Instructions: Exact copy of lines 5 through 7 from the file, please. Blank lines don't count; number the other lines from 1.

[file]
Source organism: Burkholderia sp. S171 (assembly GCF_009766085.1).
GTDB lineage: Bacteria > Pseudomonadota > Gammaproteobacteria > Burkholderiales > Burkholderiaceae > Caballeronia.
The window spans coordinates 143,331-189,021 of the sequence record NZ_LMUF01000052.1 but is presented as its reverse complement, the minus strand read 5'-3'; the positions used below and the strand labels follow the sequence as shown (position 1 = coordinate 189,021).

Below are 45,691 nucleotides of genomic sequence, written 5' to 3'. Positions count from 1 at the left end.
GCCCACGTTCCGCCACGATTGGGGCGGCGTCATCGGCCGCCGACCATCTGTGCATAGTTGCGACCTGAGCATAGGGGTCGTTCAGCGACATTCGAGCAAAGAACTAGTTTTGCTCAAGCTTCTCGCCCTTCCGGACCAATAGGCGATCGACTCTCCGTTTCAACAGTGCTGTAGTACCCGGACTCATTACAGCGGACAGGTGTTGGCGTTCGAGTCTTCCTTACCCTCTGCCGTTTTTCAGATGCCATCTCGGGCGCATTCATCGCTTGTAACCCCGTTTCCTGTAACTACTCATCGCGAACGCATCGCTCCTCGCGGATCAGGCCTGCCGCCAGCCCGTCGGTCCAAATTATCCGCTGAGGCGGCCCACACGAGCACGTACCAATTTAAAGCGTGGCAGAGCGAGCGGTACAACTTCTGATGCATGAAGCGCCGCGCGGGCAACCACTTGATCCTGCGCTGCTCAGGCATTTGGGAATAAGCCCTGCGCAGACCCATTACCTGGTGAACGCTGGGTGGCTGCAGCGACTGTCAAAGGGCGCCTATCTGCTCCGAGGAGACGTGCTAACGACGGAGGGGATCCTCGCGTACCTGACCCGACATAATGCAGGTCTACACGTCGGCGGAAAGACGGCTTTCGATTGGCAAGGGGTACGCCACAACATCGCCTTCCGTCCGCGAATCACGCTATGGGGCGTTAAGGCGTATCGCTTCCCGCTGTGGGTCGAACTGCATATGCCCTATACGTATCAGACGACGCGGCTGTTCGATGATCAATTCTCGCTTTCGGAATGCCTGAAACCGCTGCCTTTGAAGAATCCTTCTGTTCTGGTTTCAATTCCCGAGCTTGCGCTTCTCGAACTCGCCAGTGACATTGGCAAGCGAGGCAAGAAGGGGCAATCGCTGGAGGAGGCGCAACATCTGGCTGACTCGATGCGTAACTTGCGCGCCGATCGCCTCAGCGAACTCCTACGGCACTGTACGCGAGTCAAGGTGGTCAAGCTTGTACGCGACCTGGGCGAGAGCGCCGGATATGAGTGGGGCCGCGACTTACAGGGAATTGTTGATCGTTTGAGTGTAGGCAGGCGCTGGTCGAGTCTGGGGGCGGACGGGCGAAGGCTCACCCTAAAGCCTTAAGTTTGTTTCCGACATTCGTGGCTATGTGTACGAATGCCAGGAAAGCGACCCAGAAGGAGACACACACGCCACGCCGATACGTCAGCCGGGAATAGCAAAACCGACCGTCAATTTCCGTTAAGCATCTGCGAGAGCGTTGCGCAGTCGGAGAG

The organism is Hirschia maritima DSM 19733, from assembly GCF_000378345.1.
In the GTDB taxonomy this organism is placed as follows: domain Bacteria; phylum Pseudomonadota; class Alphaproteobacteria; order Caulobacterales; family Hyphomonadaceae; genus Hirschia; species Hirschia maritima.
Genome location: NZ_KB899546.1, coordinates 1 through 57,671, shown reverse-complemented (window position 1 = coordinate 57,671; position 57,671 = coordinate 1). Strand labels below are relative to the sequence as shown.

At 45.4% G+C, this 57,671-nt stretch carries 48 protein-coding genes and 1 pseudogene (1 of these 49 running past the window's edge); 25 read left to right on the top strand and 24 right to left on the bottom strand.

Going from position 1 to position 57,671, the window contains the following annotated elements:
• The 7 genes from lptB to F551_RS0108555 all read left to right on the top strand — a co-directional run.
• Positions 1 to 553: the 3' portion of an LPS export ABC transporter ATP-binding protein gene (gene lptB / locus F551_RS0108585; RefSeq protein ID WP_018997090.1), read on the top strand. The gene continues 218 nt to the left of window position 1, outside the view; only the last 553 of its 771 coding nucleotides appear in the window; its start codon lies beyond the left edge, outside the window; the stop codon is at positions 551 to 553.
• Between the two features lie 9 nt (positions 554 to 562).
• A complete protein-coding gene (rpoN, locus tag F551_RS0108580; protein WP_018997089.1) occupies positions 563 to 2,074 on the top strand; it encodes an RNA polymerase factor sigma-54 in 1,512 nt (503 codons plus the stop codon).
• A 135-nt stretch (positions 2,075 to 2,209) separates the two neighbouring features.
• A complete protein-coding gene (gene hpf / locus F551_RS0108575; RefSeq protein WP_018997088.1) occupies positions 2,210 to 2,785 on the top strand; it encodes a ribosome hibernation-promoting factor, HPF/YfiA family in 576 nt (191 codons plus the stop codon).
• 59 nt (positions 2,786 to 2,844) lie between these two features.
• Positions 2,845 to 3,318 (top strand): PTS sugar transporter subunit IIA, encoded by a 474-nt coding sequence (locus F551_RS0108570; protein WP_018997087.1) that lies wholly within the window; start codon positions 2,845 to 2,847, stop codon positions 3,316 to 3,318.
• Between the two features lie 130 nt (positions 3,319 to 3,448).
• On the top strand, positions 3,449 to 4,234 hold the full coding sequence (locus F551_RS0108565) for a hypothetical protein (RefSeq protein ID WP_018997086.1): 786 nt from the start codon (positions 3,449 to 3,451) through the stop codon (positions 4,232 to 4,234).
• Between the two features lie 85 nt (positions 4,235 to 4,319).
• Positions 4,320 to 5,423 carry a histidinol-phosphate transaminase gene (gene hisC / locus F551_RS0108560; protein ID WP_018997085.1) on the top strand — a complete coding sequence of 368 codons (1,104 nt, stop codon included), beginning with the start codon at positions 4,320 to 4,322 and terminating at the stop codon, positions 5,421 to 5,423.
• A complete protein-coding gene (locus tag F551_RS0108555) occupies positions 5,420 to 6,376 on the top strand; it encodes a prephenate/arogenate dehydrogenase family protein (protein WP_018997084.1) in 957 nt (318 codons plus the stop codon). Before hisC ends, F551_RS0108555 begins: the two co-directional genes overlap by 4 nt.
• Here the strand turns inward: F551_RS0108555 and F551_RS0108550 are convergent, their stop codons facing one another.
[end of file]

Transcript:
GCCCACGTTCCGCCACGATTGGGGCGGCGTCATCGGCCGCCGACCATCTGTGCATAGTTGCGACCTGAGCATAGGGGTCGTTCAGCGACATTCGAGCAAAGAACTAGTTTTGCTCAAGCTTCTCGCCCTTCCGGACCAATAGGCGATCGACTCTCCGTTTCAACAGTGCTGTAGTACCCGGACTCATTACAGCGGACAGGTGTTGGCGTTCGAGTCTTCCTTACCCTCTGCCGTTTTTCAGATGCCATCTCGGGCGCATTCATCGCTTGTAACCCCGTTTCCTGTAACTACTCATCGCGAACGCATCGCTCCTCGCGGATCAGGCCTGCCGCCAGCCCGTCGGTCCAAATTATCCGCTGAGGCGGCCCACACGAGCACGTACCAATTTAAAGCGTGGCAGAGCGAGCGGTACAACTTCTGATGCATGAAGCGCCGCGCGGGCAACCACTTGATCCTGCGCTGCTCAGGCATTTGGGAATAAGCCCTGCGCAGACCCATTACCTGGTGAACGCTGGGTGGCTGCAGCGACTGTCAAAGGGCGCCTATCTGCTCCGAGGAGACGTGCTAACGACGGAGGGGATCCTCGCGTACCTGACCCGACATAATGCAGGTCTACACGTCGGCGGAAAGACGGCTTTCGATTGGCAAGGGGTACGCCACAACATCGCCTTCCGTCCGCGAATCACGCTATGGGGCGTTAAGGCGTATCGCTTCCCGCTGTGGGTCGAACTGCATATGCCCTATACGTATCAGACGACGCGGCTGTTCGATGATCAATTCTCGCTTTCGGAATGCCTGAAACCGCTGCCTTTGAAGAATCCTTCTGTTCTGGTTTCAATTCCCGAGCTTGCGCTTCTCGAACTCGCCAGTGACATTGGCAAGCGAGGCAAGAAGGGGCAATCGCTGGAGGAGGCGCAACATCTGGCTGACTCGATGCGTAACTTGCGCGCCGATCGCCTCAGCGAACTCCTACGGCACTGTACGCGAGTCAAGGTGGTCAAGCTTGTACGCGACCTGGGCGAGAGCGCCGGATATGAGTGGGGCCGCGACTTACAGGGAATTGTTGATCGTTTGAGTGTAGGCAGGCGCTGGTCGAGTCTGGGGGCGGACGGGCGAAGGCTCACCCTAAAGCCTTAAGTTTGTTTCCGACATTCGTGGCTATGTGTACGAATGCCAGGAAAGCGACCCAGAAGGAGACACACACGCCACGCCGATACGTCAGCCGGGAATAGCAAAACCGACCGTCAATTTCCGTTAAGCATCTGCGAGAGCGTTGCGCAGTCGGAGAG

The organism is Hirschia maritima DSM 19733, from assembly GCF_000378345.1.
In the GTDB taxonomy this organism is placed as follows: domain Bacteria; phylum Pseudomonadota; class Alphaproteobacteria; order Caulobacterales; family Hyphomonadaceae; genus Hirschia; species Hirschia maritima.